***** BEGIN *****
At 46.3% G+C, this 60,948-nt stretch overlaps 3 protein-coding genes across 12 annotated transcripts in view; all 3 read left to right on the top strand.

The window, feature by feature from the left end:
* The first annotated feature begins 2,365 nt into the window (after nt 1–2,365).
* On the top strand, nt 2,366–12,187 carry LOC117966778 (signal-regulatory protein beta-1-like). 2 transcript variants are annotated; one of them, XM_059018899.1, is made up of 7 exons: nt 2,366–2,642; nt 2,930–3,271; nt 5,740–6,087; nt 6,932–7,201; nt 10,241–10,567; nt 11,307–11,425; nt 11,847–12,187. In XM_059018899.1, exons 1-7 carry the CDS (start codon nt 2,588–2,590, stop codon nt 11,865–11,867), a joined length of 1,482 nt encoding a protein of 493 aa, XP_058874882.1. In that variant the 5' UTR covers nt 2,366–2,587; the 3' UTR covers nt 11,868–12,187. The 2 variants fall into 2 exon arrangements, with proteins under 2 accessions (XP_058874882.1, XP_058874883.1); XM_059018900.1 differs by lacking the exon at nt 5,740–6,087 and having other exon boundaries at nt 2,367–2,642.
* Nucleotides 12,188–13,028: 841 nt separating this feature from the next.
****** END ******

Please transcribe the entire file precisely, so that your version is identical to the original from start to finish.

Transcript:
At 46.3% G+C, this 60,948-nt stretch overlaps 3 protein-coding genes across 12 annotated transcripts in view; all 3 read left to right on the top strand.

The window, feature by feature from the left end:
* The first annotated feature begins 2,365 nt into the window (after nt 1–2,365).
* On the top strand, nt 2,366–12,187 carry LOC117966778 (signal-regulatory protein beta-1-like). 2 transcript variants are annotated; one of them, XM_059018899.1, is made up of 7 exons: nt 2,366–2,642; nt 2,930–3,271; nt 5,740–6,087; nt 6,932–7,201; nt 10,241–10,567; nt 11,307–11,425; nt 11,847–12,187. In XM_059018899.1, exons 1-7 carry the CDS (start codon nt 2,588–2,590, stop codon nt 11,865–11,867), a joined length of 1,482 nt encoding a protein of 493 aa, XP_058874882.1. In that variant the 5' UTR covers nt 2,366–2,587; the 3' UTR covers nt 11,868–12,187. The 2 variants fall into 2 exon arrangements, with proteins under 2 accessions (XP_058874882.1, XP_058874883.1); XM_059018900.1 differs by lacking the exon at nt 5,740–6,087 and having other exon boundaries at nt 2,367–2,642.
* Nucleotides 12,188–13,028: 841 nt separating this feature from the next.